It feels strange to say it, but it seems as though healthy eating is a hot trend right now. It's hard to believe that something that is good for you, like healthy eating, is 'popular'. Once upon a time, people never had to think about eating healthy; they just did it. It was normal and expected that you would plant, grow, harvest and eat homegrown food. Nowadays convenience has taken over and as a result, healthy eating has become something that people have to work really hard at to accomplish. There are so many options for fast food, snack foods and pre-packaged food. Unfortunately, a lot of the options are not very good for our bodies, especially when they are consumed more often than healthier alternatives.
So what do I do to steer myself and my family toward healthy eating habits? Two words my friends: Veggie Garden! I love growing my own food! Truthfully, it is the one thing I look forward to the most once the snow melts. Long before that happens, you will find me poring over previous years' garden plans, pencil in hand, planning out what I'm going to do to produce the next crop of homegrown vegetables. I have to admit I'm a bit of a gardening keener because I write notes on what worked and what didn't so I can tweak my plans for the next year. I can hardly wait for the snow to melt so I can get in my garden, till the soil and start planting the first seeds of the season. I love everything about it! Everything from the planting, to watching for the seeds to sprout, to harvesting and yes – even weeding. And there's nothing better than contemplating what to have for a snack or for part of meal, and then walking out to your own yard and getting it from the garden! If I had the money and the space, I'd probably try to convince my husband to build me a greenhouse so I could garden year round!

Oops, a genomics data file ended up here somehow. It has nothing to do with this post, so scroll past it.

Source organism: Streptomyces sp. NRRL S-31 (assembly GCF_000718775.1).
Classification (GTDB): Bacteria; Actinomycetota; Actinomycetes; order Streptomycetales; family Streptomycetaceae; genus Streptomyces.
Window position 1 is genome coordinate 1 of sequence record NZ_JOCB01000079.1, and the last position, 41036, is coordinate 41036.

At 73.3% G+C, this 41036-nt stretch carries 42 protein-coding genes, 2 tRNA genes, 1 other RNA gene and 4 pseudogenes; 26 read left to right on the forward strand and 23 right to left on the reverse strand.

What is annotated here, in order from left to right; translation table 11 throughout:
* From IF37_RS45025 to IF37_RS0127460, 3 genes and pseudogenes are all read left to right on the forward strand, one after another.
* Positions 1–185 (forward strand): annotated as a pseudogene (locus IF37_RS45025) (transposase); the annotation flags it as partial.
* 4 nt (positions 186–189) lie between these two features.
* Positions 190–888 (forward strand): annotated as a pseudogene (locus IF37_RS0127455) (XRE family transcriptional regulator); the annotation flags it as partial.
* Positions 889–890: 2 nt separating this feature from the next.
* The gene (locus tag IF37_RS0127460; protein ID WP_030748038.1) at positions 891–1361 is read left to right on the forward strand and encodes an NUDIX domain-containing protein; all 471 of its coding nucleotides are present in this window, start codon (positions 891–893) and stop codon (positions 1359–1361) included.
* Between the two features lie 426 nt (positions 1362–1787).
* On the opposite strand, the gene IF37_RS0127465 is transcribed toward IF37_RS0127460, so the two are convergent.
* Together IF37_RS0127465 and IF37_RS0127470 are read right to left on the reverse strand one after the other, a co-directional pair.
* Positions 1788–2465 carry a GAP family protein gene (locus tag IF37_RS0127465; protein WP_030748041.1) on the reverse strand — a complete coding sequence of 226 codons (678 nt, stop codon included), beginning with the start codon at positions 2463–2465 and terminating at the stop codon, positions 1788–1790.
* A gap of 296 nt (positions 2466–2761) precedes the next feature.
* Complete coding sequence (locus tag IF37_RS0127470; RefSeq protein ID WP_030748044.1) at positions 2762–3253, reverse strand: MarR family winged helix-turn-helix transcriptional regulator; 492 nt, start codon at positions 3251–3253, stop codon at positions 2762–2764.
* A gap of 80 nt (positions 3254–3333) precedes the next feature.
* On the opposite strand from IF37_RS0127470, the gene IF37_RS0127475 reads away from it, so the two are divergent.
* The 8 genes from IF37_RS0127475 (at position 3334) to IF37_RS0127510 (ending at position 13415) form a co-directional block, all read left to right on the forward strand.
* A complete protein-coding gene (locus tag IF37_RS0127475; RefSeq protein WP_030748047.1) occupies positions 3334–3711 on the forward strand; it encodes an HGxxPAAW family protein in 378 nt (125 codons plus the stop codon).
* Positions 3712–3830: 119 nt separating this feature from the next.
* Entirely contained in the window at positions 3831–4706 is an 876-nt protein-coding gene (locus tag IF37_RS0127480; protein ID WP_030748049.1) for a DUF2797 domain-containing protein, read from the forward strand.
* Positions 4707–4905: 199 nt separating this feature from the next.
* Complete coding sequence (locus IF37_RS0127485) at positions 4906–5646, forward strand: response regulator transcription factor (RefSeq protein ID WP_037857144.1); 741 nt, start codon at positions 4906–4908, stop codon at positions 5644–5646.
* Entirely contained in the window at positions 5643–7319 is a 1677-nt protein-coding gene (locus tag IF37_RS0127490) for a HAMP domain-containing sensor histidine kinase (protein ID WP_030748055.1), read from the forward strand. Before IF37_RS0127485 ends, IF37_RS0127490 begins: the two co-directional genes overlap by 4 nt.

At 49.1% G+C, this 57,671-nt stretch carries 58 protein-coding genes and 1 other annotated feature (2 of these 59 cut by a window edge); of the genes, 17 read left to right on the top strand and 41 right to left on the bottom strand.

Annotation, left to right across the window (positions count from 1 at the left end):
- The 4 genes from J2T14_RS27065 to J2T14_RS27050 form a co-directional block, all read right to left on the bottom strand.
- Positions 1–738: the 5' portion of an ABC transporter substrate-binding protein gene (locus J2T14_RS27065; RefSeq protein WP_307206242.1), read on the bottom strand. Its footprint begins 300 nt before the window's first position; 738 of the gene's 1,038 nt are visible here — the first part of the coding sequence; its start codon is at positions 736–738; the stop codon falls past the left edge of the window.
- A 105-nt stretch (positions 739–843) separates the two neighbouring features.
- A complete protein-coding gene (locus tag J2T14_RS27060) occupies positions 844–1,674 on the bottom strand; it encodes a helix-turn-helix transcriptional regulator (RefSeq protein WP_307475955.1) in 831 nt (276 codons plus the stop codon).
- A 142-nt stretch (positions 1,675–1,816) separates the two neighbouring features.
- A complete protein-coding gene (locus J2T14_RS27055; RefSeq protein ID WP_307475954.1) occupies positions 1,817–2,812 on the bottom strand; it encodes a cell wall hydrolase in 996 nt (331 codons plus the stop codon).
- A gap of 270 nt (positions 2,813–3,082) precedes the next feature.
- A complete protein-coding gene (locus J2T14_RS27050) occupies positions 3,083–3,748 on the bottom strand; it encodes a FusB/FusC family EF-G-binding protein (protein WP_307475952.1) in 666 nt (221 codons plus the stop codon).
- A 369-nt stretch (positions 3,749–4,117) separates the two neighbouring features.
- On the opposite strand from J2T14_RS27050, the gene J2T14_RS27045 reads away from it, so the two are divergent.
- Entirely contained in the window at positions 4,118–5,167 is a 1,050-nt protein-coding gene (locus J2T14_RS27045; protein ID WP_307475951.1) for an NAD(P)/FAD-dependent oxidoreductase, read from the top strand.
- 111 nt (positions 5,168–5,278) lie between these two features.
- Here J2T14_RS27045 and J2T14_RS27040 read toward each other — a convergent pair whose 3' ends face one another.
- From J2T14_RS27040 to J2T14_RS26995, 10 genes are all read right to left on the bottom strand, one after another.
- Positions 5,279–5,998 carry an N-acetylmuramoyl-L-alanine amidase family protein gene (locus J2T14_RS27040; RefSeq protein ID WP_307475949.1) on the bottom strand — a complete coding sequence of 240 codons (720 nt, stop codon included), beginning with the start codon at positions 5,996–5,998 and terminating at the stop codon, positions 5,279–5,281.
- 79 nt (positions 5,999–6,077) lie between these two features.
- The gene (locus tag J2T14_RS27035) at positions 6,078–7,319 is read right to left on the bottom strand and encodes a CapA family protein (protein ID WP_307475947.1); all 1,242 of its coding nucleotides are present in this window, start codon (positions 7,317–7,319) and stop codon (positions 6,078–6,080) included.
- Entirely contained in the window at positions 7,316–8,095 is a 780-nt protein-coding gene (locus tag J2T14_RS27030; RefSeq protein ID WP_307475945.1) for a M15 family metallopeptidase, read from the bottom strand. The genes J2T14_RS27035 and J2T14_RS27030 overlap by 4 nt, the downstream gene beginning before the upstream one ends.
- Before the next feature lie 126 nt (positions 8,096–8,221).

Many people are turned off of growing their own vegetables because it's a lot of work and they think you need a lot of space. One of these is true; vegetable gardens are a lot of work. You have to work the soil, plants the seeds, pull the weeds, water the garden, pull the weeds some more, harvest the vegetables, pull the weeds again and if you have more than you can eat, you have to prepare the vegetables so you can store them for later use. So yes, it is a lot of work, but don't let that discourage you. To me, having my own vegetable garden is worth the effort and I've learned a few tricks to make my garden less labour intensive. For example, once I've planted the seeds, I only water the rows. That way I am only watering my seeds or plants and not the weeds. Once the seeds have sprouted and the plants have established themselves a little better, I lay soaker hoses up and down my rows. This has worked very well because there is less evaporation when watering, the water goes straight down to the roots instead of on the foliage and when you water just the rows, you're not watering the rest of the dirt encouraging weeds to grow. One of the tricks I have learned to lessen the labour of weeding is to lay newspaper in between the rows, dampen the newspaper (so it doesn't blow away) and then scatter straw on top of the newspaper. The newspaper acts like a filter cloth blocking weeds from growing in between your rows and the straw gives you something to walk on without tearing the newspaper. The best part is that when the growing season is done, you can till the newspaper and straw into the soil and it will decompose.